The cocktail powerfully neutralized SARS-CoV-2 variants of concern. This included variants with the D614G mutation, the alpha or B.1.1.7 virus, the delta or B.1.617.2 virus, and chimeric viruses containing the spike gene from the beta strain B.1.351 or B.1.1.28. The prolonged persistence of the antibodies in serum and mucosa at adequate concentrations indicated the ability to neutralize the variants now circulating.

NHPs treated with the antibody cocktail and then challenged with the virus did not show evidence of viral replication. Most monkeys cleared the virus by day 2. The effect was similar for individual antibodies. At the lowest dose, breakthrough infection occurred due to the inadequate levels of neutralizing antibodies.

The lowest protective dose of the cocktail was found by graduating the doses of the combination across four treatment groups intramuscularly. The decline in titer of neutralizing antibodies correlated with the administered dose in all four treated groups of animals.

The animals treated with the cocktail of antibodies were apparently protected against lung infection with the virus at all doses. In contrast, the nasopharyngeal mucosa showed increasing viral loads at lower doses. Higher antibody doses seem to be required to regulate viral replication in the upper respiratory tract.

The protective threshold in lung and nasal washings was estimated at 20 μg/mL or more for circulating antibodies and a half-maximal neutralizing antibody titer (NT50) of 6,000 or more. These levels correlated to complete protection against infection in up to 93% of NHPs when challenged with the virus, compared to less than half the animal's given antibodies below these levels.

What are the implications?

The researchers found that neutralizing activity alone was responsible for a high degree of protection and offered a threshold for protective neutralizing activity. This type of calculation is important in providing a mechanistic link to protection via neutralization, helping to find the duration over which administered antibodies can help protect the individual against infection.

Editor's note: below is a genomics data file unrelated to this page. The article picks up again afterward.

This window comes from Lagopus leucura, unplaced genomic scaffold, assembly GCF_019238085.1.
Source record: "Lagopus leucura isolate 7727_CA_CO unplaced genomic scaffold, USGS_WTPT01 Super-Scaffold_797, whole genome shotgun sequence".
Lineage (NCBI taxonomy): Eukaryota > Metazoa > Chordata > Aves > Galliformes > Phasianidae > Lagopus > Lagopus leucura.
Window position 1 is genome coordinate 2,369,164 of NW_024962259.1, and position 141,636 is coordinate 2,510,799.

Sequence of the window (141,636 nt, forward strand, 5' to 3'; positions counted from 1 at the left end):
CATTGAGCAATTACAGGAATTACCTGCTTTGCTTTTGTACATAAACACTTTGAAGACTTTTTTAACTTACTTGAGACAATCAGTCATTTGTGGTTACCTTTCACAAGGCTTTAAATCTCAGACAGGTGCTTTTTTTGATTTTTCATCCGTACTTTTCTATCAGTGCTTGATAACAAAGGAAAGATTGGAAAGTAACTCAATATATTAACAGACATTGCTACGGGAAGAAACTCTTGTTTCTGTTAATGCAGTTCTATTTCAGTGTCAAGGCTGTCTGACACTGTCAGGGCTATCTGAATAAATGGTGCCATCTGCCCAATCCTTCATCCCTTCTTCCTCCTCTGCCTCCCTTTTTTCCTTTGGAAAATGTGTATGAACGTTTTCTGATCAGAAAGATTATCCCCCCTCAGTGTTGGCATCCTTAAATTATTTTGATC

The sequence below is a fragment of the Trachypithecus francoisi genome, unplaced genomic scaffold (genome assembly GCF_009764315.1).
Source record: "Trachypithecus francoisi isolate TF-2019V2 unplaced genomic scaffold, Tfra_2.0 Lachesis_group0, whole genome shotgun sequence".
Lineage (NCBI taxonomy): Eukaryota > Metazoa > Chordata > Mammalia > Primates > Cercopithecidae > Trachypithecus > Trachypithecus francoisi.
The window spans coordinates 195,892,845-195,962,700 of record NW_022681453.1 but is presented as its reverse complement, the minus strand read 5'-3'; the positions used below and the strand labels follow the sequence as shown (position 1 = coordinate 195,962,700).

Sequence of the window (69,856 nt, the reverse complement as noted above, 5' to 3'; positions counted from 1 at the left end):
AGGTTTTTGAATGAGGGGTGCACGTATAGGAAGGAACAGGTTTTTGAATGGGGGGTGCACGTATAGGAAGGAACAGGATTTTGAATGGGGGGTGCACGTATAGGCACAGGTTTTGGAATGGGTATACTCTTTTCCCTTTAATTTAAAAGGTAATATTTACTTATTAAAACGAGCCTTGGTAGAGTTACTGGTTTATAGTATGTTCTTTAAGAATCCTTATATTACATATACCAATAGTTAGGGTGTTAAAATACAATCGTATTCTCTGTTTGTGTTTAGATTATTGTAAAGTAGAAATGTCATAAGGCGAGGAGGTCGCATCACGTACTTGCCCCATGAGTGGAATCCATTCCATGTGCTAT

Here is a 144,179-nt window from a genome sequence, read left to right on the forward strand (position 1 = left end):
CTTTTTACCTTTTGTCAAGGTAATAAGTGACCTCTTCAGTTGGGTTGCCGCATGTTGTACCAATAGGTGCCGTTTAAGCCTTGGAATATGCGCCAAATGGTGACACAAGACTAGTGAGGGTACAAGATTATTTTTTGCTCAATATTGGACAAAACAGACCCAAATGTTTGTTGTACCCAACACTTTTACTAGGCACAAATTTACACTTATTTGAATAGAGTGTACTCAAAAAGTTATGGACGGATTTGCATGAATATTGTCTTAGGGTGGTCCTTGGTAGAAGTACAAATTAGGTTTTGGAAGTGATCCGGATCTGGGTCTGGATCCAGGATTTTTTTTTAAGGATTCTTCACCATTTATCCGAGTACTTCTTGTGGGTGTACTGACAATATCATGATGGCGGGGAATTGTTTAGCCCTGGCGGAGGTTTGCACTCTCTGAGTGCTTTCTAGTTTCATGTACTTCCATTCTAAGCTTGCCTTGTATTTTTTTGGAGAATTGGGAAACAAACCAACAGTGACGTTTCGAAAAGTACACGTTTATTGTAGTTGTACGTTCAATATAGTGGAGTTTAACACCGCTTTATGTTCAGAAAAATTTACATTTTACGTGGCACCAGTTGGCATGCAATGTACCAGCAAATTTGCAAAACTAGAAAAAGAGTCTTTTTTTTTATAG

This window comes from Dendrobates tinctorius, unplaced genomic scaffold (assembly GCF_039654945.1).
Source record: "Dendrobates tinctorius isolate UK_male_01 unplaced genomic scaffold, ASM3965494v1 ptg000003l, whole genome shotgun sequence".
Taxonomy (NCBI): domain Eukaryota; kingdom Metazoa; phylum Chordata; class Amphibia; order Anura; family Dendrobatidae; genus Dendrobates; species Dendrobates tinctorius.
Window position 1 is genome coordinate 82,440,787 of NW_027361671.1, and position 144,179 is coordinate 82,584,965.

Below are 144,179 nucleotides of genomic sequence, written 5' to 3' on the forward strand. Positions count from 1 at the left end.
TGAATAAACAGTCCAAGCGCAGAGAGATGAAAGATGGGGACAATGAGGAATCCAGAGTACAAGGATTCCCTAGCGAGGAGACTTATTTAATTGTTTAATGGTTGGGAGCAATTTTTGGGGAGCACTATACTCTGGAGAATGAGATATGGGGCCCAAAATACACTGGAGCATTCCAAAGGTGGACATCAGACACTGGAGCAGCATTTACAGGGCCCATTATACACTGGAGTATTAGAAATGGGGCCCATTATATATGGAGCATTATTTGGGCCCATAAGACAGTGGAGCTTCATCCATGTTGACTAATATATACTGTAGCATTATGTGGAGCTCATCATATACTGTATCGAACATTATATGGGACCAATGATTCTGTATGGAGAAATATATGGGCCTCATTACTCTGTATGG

*Important notice

bioRxiv publishes preliminary scientific reports that are not peer-reviewed and, therefore, should not be regarded as conclusive, guide clinical practice/health-related behavior, or treated as established information.

Journal reference:
  • Cobb, R. R. et al. (2021). A Combination of Two Human Neutralizing Antibodies Prevents SARS-Cov-2 Infection in Rhesus Macaques. bioRxiv preprint. doi:

Posted in: Medical Science News | Medical Research News | Disease/Infection News

Tags: ACE2, Angiotensin, Angiotensin-Converting Enzyme 2, Antibodies, Antibody, Antigen, Cell, Coronavirus, Coronavirus Disease COVID-19, Efficacy, Enzyme, Food, Gene, Immune Response, immunity, in vitro, Lungs, Mutation, Pandemic, Protein, Receptor, Respiratory, SARS, SARS-CoV-2, Severe Acute Respiratory, Severe Acute Respiratory Syndrome, Spike Protein, Syndrome, Virus

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Dr. Liji Thomas

Dr. Liji Thomas is an OB-GYN, who graduated from the Government Medical College, University of Calicut, Kerala, in 2001. Liji practiced as a full-time consultant in obstetrics/gynecology in a private hospital for a few years following her graduation. She has counseled hundreds of patients facing issues from pregnancy-related problems and infertility, and has been in charge of over 2,000 deliveries, striving always to achieve a normal delivery rather than operative.